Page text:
Animals as Defendants - ANIMALS as DEFENDANTS - RATIONALE

ANIMALS as DEFENDANTS - RATIONALE (Illustration) Law and Politics Medieval Times Trials Social Studies World History

This image depicts the frontispiece of The Criminal Prosecution and Capital Punishment of Animals, by E. P. (Edward Payson) Evans (1831-1917), published in London, during 1906, by W. Heinemann. In this work, Evans details the trials of numerous animal defendants througouth the centuries. Click on the image for a better view.


At first glance, it seems that stories about these trials - in which animals were charged as defendants - are just folk tales. It is impossible to fathom how a prosecutor could prove "criminal intent" on the part of an animal defendant.

How would a non-thinking being suddenly become a thinker, capable of forming criminal intent?

On the other hand, a respected French jurist and criminal lawyer  - who was called-upon to represent such "clients" - wrote about these types of cases in 1531. Bartholomew Chassenee discussed the type of legal analysis which applied during the centuries when the practice was used.

How did the analysis typically work?  If an animal killed someone, for example, people thought  that Satan was acting through the animal.  Why else would it destroy human life? Sometimes the guilty animals were even excommunicated by the Catholic Church.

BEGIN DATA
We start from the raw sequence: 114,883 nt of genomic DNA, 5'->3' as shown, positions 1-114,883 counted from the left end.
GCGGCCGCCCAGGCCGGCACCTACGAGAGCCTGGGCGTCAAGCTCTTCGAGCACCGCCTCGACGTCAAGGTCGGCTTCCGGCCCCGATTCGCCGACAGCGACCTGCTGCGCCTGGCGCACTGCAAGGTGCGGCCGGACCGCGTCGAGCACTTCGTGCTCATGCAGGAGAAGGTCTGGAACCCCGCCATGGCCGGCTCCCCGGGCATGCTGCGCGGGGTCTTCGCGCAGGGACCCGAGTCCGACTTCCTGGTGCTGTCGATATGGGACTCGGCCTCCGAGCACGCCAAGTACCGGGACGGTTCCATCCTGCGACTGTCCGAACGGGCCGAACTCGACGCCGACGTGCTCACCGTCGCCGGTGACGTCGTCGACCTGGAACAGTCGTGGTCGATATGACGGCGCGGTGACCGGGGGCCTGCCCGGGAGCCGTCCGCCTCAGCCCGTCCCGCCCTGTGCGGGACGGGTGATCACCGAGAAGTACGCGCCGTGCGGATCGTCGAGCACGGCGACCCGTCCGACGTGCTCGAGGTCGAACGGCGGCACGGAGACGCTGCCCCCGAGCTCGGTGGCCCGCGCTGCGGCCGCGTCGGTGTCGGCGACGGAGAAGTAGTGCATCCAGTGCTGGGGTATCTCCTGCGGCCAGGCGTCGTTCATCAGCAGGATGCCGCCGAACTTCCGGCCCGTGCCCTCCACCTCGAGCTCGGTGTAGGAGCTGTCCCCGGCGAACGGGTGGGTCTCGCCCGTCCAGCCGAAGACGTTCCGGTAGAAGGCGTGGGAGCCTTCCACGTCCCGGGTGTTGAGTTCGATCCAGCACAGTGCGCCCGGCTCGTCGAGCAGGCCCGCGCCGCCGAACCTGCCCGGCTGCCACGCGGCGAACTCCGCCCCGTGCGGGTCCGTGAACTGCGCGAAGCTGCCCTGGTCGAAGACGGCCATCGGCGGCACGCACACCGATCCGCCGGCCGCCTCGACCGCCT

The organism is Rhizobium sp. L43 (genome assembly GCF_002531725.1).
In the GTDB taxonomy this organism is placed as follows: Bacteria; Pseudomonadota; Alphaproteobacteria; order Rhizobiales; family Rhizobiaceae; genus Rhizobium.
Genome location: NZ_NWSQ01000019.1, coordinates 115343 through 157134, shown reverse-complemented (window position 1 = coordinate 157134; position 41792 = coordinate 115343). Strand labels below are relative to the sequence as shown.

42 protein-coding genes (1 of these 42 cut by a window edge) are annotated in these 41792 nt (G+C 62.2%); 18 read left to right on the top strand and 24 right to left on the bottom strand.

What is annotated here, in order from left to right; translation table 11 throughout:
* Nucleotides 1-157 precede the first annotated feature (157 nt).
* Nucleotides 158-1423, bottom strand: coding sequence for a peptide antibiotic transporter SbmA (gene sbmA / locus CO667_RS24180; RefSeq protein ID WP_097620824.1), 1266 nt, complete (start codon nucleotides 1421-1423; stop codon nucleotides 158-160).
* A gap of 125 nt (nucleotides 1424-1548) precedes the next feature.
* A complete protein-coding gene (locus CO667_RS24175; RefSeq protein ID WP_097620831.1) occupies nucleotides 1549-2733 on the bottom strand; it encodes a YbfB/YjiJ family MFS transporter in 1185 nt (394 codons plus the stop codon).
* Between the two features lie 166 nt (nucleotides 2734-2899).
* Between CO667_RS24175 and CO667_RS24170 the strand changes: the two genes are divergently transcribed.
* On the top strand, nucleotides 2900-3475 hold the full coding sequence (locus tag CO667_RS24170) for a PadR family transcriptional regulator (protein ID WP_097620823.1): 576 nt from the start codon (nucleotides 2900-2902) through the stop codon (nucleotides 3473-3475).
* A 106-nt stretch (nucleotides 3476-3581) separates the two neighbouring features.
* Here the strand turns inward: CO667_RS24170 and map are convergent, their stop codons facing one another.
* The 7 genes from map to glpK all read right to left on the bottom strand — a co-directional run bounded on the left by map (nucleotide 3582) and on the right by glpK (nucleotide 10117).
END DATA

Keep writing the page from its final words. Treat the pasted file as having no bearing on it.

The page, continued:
In addition to pigs and rats, other Medieval-era animals (and insects) charged with crimes included:

E. P. Evans, in his 1906 book entitled The Criminal Prosecution and Capital Punishment of Animals, tells us that judging animals extends back in time to ancient Greece. Even inanimate objects - such as a fallen pillar - could become a criminal defendant. The point of the cases was to investigate how terrible events had come about.

The medieval legal system employed some of the most-educated individuals working at the time. Lawyers, and their clerks, would seek to find answers why bad events had occurred. In defending animals, these judicial workers helped to shed light on community calamities.

Lest we, in the "modern" age, get too smug about "unenlightened" medieval people, it might be useful to keep this fact in mind.  The last-known case involving an animal defendant "standing" trial happened in Switzerland ... in 1906.


READ MORE ABOUT IT via Evans' book - The Criminal Prosecution and Capital Punishment of Animals (1906)


Check out this excellent bibliography

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Author: Carole D. Bos, J.D. 5190stories and lessons created

Original Release: Jul 01, 2000

Updated Last Revision: Dec 04, 2014

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